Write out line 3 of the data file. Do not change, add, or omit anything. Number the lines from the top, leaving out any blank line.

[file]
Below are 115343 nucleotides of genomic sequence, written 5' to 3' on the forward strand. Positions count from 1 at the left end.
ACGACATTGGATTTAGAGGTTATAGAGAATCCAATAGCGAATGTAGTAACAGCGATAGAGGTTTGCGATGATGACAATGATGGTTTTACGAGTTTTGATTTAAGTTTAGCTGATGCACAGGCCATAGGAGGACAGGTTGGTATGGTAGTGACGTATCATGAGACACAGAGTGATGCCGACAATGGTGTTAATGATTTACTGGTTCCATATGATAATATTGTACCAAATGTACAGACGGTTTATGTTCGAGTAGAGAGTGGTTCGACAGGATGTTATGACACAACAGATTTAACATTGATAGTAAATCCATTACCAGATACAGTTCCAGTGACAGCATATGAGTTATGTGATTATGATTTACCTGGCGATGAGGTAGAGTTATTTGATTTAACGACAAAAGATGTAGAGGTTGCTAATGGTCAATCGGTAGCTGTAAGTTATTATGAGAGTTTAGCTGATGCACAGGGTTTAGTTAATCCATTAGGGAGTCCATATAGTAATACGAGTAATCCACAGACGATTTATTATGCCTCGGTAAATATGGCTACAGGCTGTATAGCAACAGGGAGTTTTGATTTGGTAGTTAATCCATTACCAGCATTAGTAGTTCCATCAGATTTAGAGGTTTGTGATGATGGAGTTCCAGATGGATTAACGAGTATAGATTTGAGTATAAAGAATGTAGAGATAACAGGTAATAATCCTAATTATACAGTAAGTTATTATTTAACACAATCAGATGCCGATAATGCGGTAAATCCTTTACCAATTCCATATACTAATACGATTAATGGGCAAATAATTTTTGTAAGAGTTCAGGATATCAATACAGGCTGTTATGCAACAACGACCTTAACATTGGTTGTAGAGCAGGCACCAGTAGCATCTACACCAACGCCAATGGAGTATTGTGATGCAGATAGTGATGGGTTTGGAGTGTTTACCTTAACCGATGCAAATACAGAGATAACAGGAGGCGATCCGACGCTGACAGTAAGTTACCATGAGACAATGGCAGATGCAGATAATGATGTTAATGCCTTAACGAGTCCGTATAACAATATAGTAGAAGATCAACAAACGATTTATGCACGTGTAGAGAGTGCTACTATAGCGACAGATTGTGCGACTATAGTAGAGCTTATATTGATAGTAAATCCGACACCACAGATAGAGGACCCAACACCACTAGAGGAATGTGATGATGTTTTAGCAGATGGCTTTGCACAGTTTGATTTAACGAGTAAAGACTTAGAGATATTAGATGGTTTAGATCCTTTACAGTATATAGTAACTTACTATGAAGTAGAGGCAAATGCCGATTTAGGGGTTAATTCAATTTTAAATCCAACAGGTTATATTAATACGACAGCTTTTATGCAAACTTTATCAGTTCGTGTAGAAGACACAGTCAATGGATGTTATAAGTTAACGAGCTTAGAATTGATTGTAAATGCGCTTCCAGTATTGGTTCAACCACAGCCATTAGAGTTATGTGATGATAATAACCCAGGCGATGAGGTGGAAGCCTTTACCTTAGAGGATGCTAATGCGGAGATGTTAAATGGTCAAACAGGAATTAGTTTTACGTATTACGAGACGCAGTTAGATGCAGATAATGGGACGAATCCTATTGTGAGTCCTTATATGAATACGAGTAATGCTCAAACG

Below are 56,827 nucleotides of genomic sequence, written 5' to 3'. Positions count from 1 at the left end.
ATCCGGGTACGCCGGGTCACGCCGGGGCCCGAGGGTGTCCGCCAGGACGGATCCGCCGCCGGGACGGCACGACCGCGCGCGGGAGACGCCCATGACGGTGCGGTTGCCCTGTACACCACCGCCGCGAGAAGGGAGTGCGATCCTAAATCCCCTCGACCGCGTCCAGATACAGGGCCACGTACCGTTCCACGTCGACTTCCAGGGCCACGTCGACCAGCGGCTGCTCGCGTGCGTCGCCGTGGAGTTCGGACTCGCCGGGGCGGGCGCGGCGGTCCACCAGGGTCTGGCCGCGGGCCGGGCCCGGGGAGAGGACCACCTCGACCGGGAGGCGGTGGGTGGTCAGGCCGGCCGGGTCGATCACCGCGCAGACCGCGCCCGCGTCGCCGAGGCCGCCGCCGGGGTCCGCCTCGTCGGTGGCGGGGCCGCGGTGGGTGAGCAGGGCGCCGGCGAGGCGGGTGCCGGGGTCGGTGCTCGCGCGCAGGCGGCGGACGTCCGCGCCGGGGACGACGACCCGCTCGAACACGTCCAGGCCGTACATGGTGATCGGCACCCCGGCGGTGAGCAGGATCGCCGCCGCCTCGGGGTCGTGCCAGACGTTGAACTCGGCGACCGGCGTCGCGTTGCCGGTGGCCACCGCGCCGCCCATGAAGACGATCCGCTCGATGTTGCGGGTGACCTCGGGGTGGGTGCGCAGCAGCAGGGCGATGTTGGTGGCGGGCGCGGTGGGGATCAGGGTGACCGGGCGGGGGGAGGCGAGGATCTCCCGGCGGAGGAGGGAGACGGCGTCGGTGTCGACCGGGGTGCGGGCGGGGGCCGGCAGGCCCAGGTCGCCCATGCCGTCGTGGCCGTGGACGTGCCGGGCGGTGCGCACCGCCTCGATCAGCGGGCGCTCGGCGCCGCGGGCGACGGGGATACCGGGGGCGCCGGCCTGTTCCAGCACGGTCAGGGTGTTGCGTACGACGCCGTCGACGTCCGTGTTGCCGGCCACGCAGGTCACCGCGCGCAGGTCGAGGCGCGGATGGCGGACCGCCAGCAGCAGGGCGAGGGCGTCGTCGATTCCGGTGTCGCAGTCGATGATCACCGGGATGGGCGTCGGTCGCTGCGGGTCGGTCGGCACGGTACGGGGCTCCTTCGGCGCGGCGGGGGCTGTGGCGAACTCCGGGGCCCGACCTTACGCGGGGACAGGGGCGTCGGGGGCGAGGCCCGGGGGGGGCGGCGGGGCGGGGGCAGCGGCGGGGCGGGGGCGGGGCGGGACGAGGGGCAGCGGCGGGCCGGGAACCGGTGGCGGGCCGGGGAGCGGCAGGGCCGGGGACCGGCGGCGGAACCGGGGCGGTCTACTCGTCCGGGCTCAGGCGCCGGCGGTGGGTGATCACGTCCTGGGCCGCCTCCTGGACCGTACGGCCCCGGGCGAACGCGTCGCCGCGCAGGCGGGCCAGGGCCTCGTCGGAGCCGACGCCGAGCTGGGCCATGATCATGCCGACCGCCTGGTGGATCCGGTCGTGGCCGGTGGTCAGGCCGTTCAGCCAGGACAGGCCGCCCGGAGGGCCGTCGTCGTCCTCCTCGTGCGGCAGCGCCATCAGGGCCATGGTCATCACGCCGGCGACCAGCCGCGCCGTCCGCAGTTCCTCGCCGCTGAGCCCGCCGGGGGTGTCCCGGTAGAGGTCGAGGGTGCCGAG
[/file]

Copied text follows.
Below are 56,827 nucleotides of genomic sequence, written 5' to 3'. Positions count from 1 at the left end.